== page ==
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Changes of lacrimal gland and tear inflammatory cytokines in thyroid-associated ophthalmopathy.

Research paper by Danping D Huang, Quan Q Luo, Huasheng H Yang, Yuxiang Y Mao

Indexed on: 06 Jul '14Published on: 06 Jul '14Published in: Investigative ophthalmology & visual science



Abstract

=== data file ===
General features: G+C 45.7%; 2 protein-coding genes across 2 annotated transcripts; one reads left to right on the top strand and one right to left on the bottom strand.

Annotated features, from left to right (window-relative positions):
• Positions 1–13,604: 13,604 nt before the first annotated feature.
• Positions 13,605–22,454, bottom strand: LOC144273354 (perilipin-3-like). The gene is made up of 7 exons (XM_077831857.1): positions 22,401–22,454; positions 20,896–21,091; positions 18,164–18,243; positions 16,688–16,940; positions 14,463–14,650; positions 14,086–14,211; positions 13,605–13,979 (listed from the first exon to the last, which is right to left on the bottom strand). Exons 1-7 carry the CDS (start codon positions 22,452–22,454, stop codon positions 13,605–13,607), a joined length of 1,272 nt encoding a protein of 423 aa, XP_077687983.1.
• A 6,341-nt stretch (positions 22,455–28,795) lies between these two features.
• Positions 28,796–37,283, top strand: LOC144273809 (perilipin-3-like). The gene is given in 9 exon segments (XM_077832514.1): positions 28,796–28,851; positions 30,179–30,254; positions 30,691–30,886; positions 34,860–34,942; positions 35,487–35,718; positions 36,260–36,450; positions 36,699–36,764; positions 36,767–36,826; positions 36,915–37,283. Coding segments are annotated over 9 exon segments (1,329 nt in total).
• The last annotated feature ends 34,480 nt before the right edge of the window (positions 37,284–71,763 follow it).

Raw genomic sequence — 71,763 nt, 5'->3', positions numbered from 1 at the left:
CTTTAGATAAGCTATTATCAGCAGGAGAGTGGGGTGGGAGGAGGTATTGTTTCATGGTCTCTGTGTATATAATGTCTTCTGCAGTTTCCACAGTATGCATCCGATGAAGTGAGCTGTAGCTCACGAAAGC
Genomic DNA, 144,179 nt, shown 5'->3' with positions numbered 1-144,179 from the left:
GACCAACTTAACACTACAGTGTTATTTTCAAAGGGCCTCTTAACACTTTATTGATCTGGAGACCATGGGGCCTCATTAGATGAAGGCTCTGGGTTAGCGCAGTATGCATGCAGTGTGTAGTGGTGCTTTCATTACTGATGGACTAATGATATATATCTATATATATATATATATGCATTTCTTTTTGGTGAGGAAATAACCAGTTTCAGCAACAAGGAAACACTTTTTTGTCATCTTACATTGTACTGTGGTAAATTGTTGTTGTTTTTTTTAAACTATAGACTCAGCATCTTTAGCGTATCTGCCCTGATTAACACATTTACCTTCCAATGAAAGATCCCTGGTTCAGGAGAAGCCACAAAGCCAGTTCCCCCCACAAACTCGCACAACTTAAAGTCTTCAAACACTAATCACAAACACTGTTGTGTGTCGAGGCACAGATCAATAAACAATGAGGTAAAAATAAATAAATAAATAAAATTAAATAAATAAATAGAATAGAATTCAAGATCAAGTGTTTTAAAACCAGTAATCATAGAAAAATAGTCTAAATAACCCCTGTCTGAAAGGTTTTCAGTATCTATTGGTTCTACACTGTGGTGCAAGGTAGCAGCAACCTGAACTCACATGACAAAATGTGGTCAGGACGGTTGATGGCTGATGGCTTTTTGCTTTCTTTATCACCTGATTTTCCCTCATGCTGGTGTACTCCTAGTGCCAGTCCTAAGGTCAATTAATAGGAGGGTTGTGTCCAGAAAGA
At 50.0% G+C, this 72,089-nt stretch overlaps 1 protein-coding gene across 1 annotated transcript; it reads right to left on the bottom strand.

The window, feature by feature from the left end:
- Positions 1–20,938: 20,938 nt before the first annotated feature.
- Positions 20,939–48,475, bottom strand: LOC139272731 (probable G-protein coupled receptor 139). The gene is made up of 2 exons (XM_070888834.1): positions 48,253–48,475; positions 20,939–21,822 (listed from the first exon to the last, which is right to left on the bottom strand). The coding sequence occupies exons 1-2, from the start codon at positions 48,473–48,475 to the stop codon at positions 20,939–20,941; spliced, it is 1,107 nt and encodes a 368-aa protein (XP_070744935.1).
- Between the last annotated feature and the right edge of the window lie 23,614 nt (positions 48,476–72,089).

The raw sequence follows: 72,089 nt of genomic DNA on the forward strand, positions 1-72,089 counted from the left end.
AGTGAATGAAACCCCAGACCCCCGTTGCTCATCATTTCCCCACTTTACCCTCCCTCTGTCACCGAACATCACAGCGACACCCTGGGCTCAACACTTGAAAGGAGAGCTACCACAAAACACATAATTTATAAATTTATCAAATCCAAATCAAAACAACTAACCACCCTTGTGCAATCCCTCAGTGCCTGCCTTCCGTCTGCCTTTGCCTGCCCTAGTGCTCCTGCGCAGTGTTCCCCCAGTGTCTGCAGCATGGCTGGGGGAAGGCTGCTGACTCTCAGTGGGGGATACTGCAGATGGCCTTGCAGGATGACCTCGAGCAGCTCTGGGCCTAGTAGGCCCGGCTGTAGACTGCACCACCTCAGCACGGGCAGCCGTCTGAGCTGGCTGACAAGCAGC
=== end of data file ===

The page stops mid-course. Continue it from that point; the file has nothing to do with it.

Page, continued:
To explore changes in lacrimal gland and tear inflammatory cytokines in thyroid-associated ophthalmopathy (TAO) patients.Patients with TAO were divided into active and inactive TAO groups. These two TAO groups and the control completed the Ocular Surface Disease Index (OSDI), underwent thorough ophthalmologic examinations, and underwent orbital magnetic resonance scan to measure the size of the lacrimal gland. Basal tears, reflex tears induced by nasal stimulation and serum samples, were collected to analyze the concentrations of interleukin (IL)-1β, IL-6, IL-7, IL-17A, interferon γ, and tumor necrosis factor α by multiplex bead analysis.The coronal lacrimal gland area was significantly larger in active (P < 0.000) and inactive TAO (P = 0.002) than in the control, and the axial lacrimal gland area was significantly larger in active (P < 0.000) and inactive TAO (P = 0.001) than in the control. The coronal lacrimal gland width was significantly greater in active (P < 0.000) and inactive TAO (P = 0.001) than in the control, and axial lacrimal gland width was significantly greater in active (P < 0.000) and inactive TAO (P = 0.035) than in the control. In TAO patients, the axial area was positively correlated with IL-1β and IL-17A concentrations in tears (r = 0.357, P = 0.013; r = 0.359, P = 0.012), and both coronal and axial areas were positively correlated with IL-6 concentrations in tears (r = 0.346, P = 0.016; r = 0.340, P = 0.018).Increased inflammatory cytokines play an important role in ocular surface damages, and might be associated with the inflammatory involvement of the lacrimal gland.